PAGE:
Jose Mourinho sacking hints Alex Ferguson is back in power at Manchester United as his disciple Ole Gunnar Solskjaer takes the reins
- Club hierarchy appear to be heeding legendary manager’s advice again
- Power brokers must realise United have drifted from his philosophy
With one damning glare and a shake of the head from Alex Ferguson, Jose Mourinho was as good as gone as Manchester United manager.
Up in the stands at Anfield as Liverpool inflicted a comprehensive 3-1 mauling on United last Sunday, Ferguson’s bemused look after Xherdan Shaqiri’s second goal did not escape the attention of the television cameras, or fans on social media.
It may have taken another two days to become official, but Mourinho’s reign bit the dust then and there, with United now 19 points behind Jurgen Klopp’s Premier League leaders.
Ferguson had watched alongside David Gill, the club’s former chief executive, as United – the club they made into an all-conquering juggernaut – were outfought, outthought and outplayed in an act of meek surrender.
Fergie watching on at Anfield pic.twitter.com/luRNgnadwm
— manutdxtra (@manutdxtra) December 16, 2018
The two were spotted deep in conversation, as were club director Bobby Charlton and executive vice-chairman Ed Woodward.
Mourinho’s absence from the FA Youth Cup win against Chelsea on Monday, which was attended by several high-profiles figure at United including Woodward, was telling.
The Portuguese had gone down to London to see his family, as he did many times during his two-and-a-half-year stay at the Lowry Hotel in Manchester.
Perhaps even more telling was the sight of Woodward leaving at half-time of that 4-3 win – something was clearly afoot, and Mourinho was sacked the following morning.
In comes Ole Gunnar Solskjaer – the club legend who scored the winning goal in the 1999 Champions League final that clinched the treble for Ferguson – as caretaker manager.
Alongside Solskjaer will be Ferguson’s former assistant Mike Phelan, and the Scot now seems to be back in favour as a power broker at Old Trafford.
Woodward and the club’s owners, the Glazer family, reportedly froze Ferguson out of the decision-making process in 2014, after his recommendation to hire David Moyes as his successor proved disastrous.
Former Everton manager Moyes was fired nine months into a six-year contract, with “Class of 92” disciple Ryan Giggs installed as caretaker manager for the final four games of the season.
But Ferguson’s advice to give Giggs the job permanently was not heeded by Woodward and the Glazers. Instead they opted for experience in Louis van Gaal, with Giggs as his assistant.
That went south too, so they turned to Mourinho, again reportedly ignoring the warnings of Ferguson and Charlton.
Woodward was seemingly intent to stamp his own authority on the club, where Ferguson’s shadow still looms so large after winning 38 trophies in 26 glorious seasons.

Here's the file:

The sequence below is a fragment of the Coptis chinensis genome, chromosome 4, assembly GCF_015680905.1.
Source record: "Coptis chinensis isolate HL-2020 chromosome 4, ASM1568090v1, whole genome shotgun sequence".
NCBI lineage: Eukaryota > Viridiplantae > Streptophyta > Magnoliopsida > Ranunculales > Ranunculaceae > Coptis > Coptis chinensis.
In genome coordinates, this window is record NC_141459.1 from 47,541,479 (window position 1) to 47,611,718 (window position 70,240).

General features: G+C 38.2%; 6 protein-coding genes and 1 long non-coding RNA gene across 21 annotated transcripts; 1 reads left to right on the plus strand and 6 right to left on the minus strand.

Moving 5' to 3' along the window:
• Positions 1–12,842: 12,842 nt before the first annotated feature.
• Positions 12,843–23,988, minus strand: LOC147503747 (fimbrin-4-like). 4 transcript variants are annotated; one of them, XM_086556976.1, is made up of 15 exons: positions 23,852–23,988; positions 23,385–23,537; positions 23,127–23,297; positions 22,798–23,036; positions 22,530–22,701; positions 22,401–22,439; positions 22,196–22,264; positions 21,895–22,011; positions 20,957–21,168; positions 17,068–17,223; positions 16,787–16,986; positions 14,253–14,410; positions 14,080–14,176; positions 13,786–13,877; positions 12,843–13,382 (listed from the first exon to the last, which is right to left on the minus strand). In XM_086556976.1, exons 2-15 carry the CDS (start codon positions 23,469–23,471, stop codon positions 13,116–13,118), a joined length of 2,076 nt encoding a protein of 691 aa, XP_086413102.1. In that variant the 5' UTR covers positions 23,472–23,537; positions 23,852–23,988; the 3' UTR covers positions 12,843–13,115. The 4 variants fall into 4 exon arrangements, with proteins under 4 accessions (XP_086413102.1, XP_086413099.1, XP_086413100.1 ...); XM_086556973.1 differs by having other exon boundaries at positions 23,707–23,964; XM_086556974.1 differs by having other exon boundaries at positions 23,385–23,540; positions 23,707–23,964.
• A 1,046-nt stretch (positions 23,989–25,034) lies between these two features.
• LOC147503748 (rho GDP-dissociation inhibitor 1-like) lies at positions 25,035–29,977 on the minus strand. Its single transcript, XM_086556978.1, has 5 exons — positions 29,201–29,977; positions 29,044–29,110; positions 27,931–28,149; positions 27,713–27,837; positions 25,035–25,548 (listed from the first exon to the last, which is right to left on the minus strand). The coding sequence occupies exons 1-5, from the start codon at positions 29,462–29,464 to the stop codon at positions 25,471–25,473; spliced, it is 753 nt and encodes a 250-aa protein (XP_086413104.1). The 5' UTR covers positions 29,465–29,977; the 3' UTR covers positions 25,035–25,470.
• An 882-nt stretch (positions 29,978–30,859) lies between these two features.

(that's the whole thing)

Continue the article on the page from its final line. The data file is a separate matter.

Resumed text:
The club’s former commercial director has brought in hundreds of millions in lucrative sponsorship deals, but squandered just as much on average players in a role he seems ill-suited to since Gill departed in 2013.
Now with Mourinho overseeing the club’s worst start to a season in 28 years, Woodward and the Glazers appear ready to bring Ferguson back into the inner circle.
Woodward perhaps has no choice – Solskjaer is the fifth managerial appointment he has made since Ferguson’s retirement in 2013.
He will take his time in appointing the sixth next summer, unless Solskjaer – who is “on loan” from his Norwegian club Molde – proves wildly successful.
His disastrous spell in charge of Cardiff aside, Solskjaer previously enjoyed success in charge of United’s reserves, where he coached current stars Jesse Lingard and Paul Pogba – with whom Mourinho so spectacularly fell out.
That connection to promoting youth is key and if the evidence of Monday’s Youth Cup win is anything to go by, United have another good batch coming through.
Mason Greenwood starred with a hat-trick, and many at the club believe he could spearhead a new generation of young stars.
Greenwood and James Garner were on the bench for Mourinho’s penultimate game in charge, the 2-1 defeat at Valencia in the Champions League.
It seems Woodward finally realises the club has drifted too far away from the values and ethos that Ferguson embodied – namely attacking football, and a trust in youth, something first instilled by Matt Busby.
Gill and Ferguson are on the board of directors, and Gill was reportedly at Carrington for meetings on Tuesday afternoon following Mourinho’s sacking.
Ferguson will be less proactive – he has only recently returned to attending matches, after spending four months in recovery from brain surgery in May.
But four and a half years on from being snubbed in the process finding Moyes’ replacement, Ferguson now has a conduit at the club again with Solskjaer and Phelan.
Solskjaer has tried to emulate the Scot in the way he approaches management, and was touted by Ferguson as one of the most likely to succeed on the touchline.
That will keep Ferguson at the table a little while longer, until Mauricio Pochettino can be prised away from Tottenham.
The Argentine is said to be the man in the frame to take over long-term, and is a huge admirer of Ferguson.
That admiration goes both ways. “This lad has composure,” Ferguson said of Pochettino. “You never see him ruffled. And the most important thing is how many English and young players are in his team. He understands the advantage of playing young people.”
After a few years out in the wilderness, it seems Ferguson is ready to insert himself back into the fold – and it is probably the best thing for all involved.